FLICKR, ALEX POPOVKINNaturally, consumers reaching for herbal remedies may think they are doing their bodies a favor. But a new DNA barcoding study has shown that some of these so-called “natural” products are contaminated, containing substitute ingredients and fillers that are anything but. The results were published in BMC Medicine last month (October 11).
Researchers from the Biodiversity Institute of Ontario at the University of Guelph tested 44 herbal products produced by 12 manufacturers and sold in the U.S. and Canada. They found that 59 percent of those products contained DNA barcodes from plant species not listed on their labels, and a third of the products contained undeclared contaminants and/or fillers. In their paper, the researchers noted that substituting ingredients and adding filers can dilute the otherwise helpful activities of certain plant species.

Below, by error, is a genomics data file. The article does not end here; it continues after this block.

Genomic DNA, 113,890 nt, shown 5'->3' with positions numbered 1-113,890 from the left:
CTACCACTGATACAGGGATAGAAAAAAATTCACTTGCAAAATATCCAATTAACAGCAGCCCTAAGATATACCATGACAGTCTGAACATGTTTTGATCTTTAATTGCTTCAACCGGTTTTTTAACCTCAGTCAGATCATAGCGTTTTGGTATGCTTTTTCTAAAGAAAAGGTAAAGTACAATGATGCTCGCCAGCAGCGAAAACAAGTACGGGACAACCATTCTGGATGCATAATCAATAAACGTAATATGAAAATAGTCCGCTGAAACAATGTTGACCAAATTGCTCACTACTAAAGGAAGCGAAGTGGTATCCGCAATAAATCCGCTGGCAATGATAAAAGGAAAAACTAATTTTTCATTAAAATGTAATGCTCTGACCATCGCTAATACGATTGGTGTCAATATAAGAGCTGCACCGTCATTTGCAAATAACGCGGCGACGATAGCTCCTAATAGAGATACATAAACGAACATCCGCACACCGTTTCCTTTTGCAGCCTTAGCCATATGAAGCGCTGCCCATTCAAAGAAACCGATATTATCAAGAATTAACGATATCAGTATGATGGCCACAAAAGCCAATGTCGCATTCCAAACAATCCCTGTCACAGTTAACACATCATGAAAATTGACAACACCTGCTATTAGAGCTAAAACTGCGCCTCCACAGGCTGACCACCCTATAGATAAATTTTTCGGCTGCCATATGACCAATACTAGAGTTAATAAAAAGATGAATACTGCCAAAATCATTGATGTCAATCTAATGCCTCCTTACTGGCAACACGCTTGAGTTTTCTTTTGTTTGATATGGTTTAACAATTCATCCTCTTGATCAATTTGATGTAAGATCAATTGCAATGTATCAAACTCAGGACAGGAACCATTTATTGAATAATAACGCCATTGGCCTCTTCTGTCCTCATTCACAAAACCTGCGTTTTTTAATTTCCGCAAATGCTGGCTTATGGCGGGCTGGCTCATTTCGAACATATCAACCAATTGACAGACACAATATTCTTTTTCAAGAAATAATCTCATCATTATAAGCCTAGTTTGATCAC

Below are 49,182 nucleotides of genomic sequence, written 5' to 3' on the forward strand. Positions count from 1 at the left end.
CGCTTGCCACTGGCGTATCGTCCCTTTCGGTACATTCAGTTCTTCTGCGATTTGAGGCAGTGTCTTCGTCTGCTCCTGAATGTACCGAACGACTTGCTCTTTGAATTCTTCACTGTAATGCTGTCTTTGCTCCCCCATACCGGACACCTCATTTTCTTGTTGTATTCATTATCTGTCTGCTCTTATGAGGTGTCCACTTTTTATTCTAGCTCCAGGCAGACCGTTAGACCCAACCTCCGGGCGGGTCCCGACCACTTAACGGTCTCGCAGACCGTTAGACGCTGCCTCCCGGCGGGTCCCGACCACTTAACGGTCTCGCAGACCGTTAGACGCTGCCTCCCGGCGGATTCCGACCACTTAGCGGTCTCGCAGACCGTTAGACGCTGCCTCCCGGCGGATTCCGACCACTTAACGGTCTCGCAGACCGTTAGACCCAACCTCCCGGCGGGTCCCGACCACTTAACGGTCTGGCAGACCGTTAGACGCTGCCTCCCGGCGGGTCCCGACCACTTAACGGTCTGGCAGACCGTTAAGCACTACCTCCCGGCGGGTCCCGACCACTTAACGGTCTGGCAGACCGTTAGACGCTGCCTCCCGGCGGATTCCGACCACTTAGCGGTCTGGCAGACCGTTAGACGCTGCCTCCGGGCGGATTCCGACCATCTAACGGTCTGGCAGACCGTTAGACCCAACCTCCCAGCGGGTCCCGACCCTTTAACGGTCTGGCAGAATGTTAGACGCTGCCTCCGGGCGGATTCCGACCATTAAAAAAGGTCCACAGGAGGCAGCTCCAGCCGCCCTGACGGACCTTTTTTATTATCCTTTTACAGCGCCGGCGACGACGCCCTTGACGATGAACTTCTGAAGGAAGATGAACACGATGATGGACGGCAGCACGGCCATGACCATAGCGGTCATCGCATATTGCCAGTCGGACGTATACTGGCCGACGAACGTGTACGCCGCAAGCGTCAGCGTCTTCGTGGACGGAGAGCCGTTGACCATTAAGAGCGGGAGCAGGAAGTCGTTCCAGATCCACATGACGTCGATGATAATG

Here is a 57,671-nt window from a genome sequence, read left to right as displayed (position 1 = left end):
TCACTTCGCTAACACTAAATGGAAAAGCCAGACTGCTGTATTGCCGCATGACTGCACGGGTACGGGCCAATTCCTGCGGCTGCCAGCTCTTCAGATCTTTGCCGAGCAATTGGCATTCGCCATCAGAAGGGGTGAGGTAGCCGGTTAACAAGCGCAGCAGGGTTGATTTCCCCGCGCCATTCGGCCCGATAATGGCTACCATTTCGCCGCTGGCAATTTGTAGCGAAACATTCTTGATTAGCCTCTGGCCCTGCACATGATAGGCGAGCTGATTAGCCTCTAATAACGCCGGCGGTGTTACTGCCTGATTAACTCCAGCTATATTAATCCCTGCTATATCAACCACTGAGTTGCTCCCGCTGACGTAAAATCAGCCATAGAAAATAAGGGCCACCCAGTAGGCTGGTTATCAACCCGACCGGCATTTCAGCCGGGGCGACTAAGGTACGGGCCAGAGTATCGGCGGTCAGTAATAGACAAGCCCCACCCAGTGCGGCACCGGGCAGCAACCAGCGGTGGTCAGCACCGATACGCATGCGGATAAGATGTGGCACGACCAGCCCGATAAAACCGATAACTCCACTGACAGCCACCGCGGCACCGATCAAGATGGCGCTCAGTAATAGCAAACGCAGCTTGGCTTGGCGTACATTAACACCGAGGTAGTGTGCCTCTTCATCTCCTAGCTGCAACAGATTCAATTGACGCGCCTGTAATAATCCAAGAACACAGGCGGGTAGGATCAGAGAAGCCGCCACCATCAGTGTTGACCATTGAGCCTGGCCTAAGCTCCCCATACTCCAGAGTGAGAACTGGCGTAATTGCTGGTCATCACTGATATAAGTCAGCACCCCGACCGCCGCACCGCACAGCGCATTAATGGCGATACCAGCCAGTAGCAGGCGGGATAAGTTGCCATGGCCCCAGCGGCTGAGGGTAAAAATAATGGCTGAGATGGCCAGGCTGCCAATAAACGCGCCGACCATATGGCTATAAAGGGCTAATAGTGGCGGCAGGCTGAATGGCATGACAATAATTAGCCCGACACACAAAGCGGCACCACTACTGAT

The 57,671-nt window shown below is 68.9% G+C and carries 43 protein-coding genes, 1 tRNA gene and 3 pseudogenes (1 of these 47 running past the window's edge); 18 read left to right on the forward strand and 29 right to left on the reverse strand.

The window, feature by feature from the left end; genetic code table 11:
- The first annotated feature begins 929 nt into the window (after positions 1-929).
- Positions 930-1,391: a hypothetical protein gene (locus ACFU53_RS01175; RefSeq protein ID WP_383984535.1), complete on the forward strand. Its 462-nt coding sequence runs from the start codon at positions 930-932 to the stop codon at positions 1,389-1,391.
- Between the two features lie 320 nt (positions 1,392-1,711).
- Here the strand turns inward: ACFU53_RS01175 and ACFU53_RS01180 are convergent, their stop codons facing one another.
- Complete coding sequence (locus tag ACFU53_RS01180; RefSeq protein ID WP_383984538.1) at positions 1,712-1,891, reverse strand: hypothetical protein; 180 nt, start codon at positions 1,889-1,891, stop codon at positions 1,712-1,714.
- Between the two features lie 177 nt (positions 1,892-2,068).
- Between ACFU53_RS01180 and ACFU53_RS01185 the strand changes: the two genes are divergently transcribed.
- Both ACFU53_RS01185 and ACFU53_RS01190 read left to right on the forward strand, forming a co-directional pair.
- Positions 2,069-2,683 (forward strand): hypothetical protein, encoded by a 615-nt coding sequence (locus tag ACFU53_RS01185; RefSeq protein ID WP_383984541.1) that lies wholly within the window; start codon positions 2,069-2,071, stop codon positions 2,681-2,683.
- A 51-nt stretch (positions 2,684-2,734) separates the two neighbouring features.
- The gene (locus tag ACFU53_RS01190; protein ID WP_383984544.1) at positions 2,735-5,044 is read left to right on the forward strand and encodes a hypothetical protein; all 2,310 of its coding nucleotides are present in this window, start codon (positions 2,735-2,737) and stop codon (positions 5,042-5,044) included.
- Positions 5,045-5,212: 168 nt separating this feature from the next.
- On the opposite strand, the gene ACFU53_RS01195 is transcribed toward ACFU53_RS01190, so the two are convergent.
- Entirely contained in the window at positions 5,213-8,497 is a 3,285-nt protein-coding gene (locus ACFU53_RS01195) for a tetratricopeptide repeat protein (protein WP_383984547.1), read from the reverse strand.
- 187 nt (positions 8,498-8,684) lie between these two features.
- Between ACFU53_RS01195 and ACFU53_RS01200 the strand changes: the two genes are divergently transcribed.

“The level of regulation of herbal products is not good enough,” Graham Lord, director of the U.K.’s National Institute for Health Research Comprehensive Biomedical Research Centre, told New Scientist. “It’s an intelligent idea that the authors suggest to use DNA barcoding to determine purity and really get to grips with the provenance.”
To that end, the Guelph team also presented in BMC Medicine a standard reference material herbal barcode library including “100 herbal species of known provenance that were used to identify the unknown herbal products and leaf samples” in its investigation.